Prime Minister Hun Sen announced that by the end of this year or early 2024, the government will provide vocational and technical training to about 1.5 million young people from poor and vulnerable households across the country at state institutions, without tuition fee charges, along with a monthly allowance.

At a graduation ceremony for nearly 7,000 students from the Cambodian University of Specialties (CUS) on January 23, he said: “We will do it later this year or next year. From then on, it means we will cover vocational training students from poor families who cannot afford to go to college. We take them to training not only free of charge, but we give them an allowance, in order to train human resources.”

Hun Sen said that if the government could address this for the 1.5 million poor youths and equip them with technical skills, then the informal and formal economies would be integrated. To this end, he said the government will now pay closer attention to developing human resources in the large informal economy.

“So, in providing vocational training to the 1.5 million youths, we aim to give them the skills that will draw more external investment because investors don’t just need strength but also technical skills,” he said.

He noted that Cambodia has potential due to its large number of young people, but their abilities remain limited. Therefore, he referred to the National Economic Policy Committee a proposal to study the possibility of providing vocational training for poor youths not only free of charge but also with allowances.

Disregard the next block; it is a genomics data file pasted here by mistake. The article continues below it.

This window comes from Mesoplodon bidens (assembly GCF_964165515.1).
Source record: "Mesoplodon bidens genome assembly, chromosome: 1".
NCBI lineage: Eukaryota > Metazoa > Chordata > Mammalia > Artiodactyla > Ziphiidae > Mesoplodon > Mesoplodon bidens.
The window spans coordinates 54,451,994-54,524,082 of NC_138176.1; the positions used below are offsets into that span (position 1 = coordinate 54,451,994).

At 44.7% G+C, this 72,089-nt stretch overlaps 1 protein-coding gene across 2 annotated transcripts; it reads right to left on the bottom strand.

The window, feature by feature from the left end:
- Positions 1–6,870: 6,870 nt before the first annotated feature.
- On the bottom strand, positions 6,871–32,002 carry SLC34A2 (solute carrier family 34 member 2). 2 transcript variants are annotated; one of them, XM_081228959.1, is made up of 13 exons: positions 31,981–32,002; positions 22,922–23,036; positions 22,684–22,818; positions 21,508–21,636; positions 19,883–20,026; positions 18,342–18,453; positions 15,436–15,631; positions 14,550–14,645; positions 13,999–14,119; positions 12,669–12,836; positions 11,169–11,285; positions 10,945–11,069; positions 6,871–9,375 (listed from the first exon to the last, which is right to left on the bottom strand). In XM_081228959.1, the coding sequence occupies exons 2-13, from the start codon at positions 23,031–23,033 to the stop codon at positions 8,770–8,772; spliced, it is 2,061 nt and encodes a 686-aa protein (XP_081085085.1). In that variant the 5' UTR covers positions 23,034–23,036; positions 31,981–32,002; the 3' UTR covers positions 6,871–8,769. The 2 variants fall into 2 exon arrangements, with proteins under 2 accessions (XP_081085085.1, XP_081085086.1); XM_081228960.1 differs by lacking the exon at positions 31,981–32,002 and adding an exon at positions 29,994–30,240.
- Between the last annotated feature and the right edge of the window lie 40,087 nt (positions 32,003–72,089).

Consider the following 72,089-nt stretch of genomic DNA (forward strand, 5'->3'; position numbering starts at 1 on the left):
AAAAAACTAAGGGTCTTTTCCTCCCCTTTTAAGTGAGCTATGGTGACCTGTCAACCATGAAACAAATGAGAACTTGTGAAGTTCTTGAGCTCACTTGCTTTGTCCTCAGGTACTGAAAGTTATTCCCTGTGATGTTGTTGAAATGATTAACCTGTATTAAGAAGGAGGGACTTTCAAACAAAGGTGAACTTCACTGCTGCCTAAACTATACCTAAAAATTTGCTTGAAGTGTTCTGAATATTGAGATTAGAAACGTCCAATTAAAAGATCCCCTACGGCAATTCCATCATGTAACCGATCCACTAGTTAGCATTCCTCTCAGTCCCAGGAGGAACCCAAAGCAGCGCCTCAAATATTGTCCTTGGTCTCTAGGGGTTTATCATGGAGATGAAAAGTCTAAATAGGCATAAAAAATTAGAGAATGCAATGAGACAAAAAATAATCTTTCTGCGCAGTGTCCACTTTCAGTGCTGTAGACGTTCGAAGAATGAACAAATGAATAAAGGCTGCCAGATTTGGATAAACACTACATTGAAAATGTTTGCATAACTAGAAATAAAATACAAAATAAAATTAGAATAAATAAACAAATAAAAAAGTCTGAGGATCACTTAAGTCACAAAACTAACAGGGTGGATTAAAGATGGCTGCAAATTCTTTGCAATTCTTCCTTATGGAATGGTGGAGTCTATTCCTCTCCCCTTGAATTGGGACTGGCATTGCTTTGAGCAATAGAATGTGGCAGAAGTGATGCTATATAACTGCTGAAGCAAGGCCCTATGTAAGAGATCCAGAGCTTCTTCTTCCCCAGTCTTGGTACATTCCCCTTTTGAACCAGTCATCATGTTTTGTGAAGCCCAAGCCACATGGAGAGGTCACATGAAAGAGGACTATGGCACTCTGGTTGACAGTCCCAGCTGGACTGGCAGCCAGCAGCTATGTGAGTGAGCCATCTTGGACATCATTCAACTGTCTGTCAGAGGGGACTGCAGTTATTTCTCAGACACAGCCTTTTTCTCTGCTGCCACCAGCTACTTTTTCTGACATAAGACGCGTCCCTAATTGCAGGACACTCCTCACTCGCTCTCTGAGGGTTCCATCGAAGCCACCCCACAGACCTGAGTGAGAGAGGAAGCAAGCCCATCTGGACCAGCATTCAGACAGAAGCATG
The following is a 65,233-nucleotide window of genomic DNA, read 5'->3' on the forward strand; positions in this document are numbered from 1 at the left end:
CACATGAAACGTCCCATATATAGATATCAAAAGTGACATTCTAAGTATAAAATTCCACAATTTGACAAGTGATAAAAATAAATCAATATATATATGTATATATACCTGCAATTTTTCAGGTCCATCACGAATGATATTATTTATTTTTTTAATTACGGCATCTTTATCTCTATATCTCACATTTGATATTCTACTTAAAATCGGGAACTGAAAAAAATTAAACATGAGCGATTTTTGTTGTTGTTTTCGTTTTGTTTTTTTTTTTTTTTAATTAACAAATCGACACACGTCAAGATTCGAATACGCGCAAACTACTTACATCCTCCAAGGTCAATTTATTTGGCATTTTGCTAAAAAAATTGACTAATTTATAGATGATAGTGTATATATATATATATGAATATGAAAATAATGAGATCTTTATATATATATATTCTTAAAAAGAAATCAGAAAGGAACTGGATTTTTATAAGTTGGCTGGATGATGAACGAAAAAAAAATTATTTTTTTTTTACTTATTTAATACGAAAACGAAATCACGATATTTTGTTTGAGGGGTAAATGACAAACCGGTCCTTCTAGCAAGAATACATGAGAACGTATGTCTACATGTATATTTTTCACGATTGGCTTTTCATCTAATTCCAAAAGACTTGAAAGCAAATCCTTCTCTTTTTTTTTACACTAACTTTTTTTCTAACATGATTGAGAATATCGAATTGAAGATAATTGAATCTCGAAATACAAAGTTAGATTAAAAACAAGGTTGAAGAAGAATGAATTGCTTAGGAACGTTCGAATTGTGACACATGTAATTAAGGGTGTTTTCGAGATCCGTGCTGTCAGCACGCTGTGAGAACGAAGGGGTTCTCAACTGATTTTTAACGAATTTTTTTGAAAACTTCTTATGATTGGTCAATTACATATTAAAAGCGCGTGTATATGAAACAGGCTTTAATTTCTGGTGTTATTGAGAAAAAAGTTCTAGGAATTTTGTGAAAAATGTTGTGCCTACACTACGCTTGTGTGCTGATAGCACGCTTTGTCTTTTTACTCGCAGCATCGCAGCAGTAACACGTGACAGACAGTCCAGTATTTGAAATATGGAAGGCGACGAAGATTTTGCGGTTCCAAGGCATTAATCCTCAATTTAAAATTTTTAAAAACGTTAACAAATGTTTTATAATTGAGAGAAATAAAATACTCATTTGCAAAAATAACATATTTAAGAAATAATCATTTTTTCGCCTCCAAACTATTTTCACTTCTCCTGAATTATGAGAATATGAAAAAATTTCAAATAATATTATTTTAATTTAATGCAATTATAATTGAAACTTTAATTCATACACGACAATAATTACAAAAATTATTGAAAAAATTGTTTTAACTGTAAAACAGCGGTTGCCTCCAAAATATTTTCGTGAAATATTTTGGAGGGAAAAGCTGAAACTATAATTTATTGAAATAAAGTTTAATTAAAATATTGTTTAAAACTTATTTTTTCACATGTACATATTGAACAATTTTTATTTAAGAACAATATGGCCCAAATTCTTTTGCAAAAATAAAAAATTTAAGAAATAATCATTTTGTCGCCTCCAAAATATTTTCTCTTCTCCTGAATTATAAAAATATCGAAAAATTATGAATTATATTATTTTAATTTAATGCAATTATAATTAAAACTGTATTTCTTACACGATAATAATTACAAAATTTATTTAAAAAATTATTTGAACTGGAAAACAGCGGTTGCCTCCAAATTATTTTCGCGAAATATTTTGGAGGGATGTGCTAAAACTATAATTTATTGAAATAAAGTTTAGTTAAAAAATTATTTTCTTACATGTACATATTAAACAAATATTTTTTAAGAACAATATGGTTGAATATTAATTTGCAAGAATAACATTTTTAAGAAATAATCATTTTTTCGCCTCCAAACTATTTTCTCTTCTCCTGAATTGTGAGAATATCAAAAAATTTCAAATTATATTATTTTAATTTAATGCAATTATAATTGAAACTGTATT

“Otherwise, they have no money to go to school. We can let them study without tuition charges, but they’ll have nothing to eat. So we have to give them more money. However, because our national budget has already been approved, we do not have funds for immediate implementation, but it will be implemented at the end of the year or early next year,” he said.

The premier added that all this is a reflection of the efforts of the public and private sectors to anticipate the development of Cambodia in the phase of Industrial Revolution 4.0 and the digital economy.

In this regard, Minister of Education, Youth and Sport Hang Chuon Naron previously said that Cambodia in the era of Industry 4.0 needs a lot of experts to work and manage all of the smart systems.

Therefore, he said that in order to improve digital education, the ministry has done a lot of work to mainstream training at all levels to encourage Cambodia to transform itself into a country with a digital economy.

Theng Savoeun, director of the Coalition of Cambodian Farmer Community (CCFC), welcomed the announcement of free vocational training for poor youths, saying that vulnerable households have faced a lot of difficulties from the Covid-19 pandemic and inflation.

“In order for this policy to be successful, the government should ensure a conducive environment for stakeholders and organise training courses that are relevant to the situation of young people,” he said.

He said the government should also focus on the general population without regard for political tendencies, especially promoting the training of poor women.

The Ministry of Labour and Vocational Training recently stated that in order to be well-prepared to make significant contributions to Cambodia’s economic development in the age of digital technology, students should turn their attention to studying more technical, scientific and technological subjects.